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How does Router Know, which interface should be forward multicast packet such as hello packet ospf

Dear All,

How does Router Know, which interface should be use to forward multicast packet such as hello packet ospf ?

thank you very much.

2 Accepted Solutions

Accepted Solutions

Jon Marshall
VIP Community Legend VIP Community Legend
VIP Community Legend

Regarding OSPF specifically, the router knows because you have told it to do that eg.. if you have an interface with an IP address 192.168.5.1 and you have this config

router ospf 10

network 192.168.5.1 0.0.0.0 area 0

then the router starts up OSPF on that interface and begins sending hello packets out of that interface.

The more general question of multicast packets is a much bigger one. With pim dense mode the router will simply flood multicast packets out of all interfaces except the interface it received it on. It is then up to routers further downstream to tell the originating router whether it wants to receive those packets (ie. it has members who want to receive the multicast stream) or whether it doesn't. With pim sparse mode it doesn't flood the packet, it informs the RP (Rendevous Point).  If another router has members attached to it that want to receive the packets then it has to tell the RP (Rendevous Point) that it wants to receive the packets and then it is sent them. The RP is a router that you designate for the multicast network.

Multicast routers using Cisco PIM use the existing IP routing table to forward multicast packets.

 

The above is a very brief outline and there is a lot more to multicast than that. Have a read of this link and if you have further questions please come back -

http://www.cisco.com/en/US/customer/docs/ios/solutions_docs/ip_multicast/White_papers/mcst_ovr.html

Edit - pay particular attention to the RPF section which describes how multicast uses the IP routing table.

Jon

View solution in original post

Hi,

224.0.0.5/224.0.0.6 are link-local multicast addresses with a TTL of 1 so the routers will never forward them even if it is doing multicast routing.

Regards

Alain.

Don't forget to rate helpful posts.

Don't forget to rate helpful posts.

View solution in original post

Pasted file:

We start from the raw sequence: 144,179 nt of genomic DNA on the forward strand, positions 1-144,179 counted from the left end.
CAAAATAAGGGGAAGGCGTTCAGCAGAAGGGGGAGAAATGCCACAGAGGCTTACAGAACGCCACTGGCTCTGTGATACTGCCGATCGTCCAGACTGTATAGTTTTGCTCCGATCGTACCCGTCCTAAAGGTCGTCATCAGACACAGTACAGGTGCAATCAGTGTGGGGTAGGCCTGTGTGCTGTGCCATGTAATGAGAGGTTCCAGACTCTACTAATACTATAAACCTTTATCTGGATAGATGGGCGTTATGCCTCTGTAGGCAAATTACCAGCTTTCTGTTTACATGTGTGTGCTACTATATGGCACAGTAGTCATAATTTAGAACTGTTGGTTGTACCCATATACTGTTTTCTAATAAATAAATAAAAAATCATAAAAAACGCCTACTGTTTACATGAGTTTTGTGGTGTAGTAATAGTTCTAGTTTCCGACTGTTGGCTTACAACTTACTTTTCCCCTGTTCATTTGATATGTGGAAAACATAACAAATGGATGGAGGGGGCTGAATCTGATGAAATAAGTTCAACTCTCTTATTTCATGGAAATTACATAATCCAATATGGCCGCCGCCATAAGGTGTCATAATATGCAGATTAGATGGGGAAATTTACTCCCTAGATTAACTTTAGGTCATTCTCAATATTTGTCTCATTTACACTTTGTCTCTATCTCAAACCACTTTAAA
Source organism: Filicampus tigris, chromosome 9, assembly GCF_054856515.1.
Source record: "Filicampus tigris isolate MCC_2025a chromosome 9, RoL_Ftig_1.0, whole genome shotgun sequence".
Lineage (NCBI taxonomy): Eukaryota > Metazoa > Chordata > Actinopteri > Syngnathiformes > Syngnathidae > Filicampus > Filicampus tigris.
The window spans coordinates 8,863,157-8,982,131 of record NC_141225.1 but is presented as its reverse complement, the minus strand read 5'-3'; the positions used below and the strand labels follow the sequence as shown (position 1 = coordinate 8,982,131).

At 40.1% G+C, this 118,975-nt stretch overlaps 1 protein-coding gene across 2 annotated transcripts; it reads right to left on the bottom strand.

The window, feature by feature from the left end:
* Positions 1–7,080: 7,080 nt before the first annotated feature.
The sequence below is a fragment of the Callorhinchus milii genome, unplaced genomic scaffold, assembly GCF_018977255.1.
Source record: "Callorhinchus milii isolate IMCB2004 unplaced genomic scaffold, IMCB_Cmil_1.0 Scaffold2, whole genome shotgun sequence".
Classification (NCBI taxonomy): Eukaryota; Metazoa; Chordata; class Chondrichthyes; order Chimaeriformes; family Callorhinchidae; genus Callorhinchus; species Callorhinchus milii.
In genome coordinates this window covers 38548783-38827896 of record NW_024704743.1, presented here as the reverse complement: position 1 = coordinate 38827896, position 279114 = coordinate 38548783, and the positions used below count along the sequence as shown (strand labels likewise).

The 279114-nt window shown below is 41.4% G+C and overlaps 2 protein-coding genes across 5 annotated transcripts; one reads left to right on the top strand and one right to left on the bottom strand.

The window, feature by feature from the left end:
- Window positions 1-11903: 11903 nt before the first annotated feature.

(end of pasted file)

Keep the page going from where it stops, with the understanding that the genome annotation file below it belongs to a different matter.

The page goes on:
6 Replies 6

Jon Marshall
VIP Community Legend VIP Community Legend
VIP Community Legend

Regarding OSPF specifically, the router knows because you have told it to do that eg.. if you have an interface with an IP address 192.168.5.1 and you have this config

router ospf 10

network 192.168.5.1 0.0.0.0 area 0

then the router starts up OSPF on that interface and begins sending hello packets out of that interface.

The more general question of multicast packets is a much bigger one. With pim dense mode the router will simply flood multicast packets out of all interfaces except the interface it received it on. It is then up to routers further downstream to tell the originating router whether it wants to receive those packets (ie. it has members who want to receive the multicast stream) or whether it doesn't. With pim sparse mode it doesn't flood the packet, it informs the RP (Rendevous Point).  If another router has members attached to it that want to receive the packets then it has to tell the RP (Rendevous Point) that it wants to receive the packets and then it is sent them. The RP is a router that you designate for the multicast network.

Multicast routers using Cisco PIM use the existing IP routing table to forward multicast packets.

 

The above is a very brief outline and there is a lot more to multicast than that. Have a read of this link and if you have further questions please come back -

http://www.cisco.com/en/US/customer/docs/ios/solutions_docs/ip_multicast/White_papers/mcst_ovr.html

Edit - pay particular attention to the RPF section which describes how multicast uses the IP routing table.

Jon

Dear Mr. Jon,

I make an ospf topology like this :

then I try to debug Ospf hello on Router 3, i think i should see hello packet from Router 1 too

since hello packet used multicast address But I Can't see hello packet From R1 on router R3.

What would Router OSPF do when they received hello packet from their neighbour ?

do they forward that hello packet to other neighbour, or just listen it

Hi,

224.0.0.5/224.0.0.6 are link-local multicast addresses with a TTL of 1 so the routers will never forward them even if it is doing multicast routing.

Regards

Alain.

Don't forget to rate helpful posts.

Don't forget to rate helpful posts.

Hi Alain,

Thanks for this information it really helped.

Hello,

Just like to add,

Ospf hello packets are used to confirm a bidirectional communication between opsf neighbors, so regards your topology hello packets will be seen between R1 - R2 & R3 & R2 not between R1 & R3 .

res

Paul

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Thanks.


Please rate and mark as an accepted solution if you have found any of the information provided useful.
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Kind Regards
Paul

Just to add to Alain's reply. All 224.0.0.x addresses are link local. Routing protocols such as RIP/EIGRP and OSPF (as you have seen) use 224.0.0.x addressing as do other protocols. These are never routed.

In terms of OSPF they are only used to form neighborships as Paul said and you can only have a neighbor on the same subnet so there is no need for them to be passed to another OSPF router.

Jon

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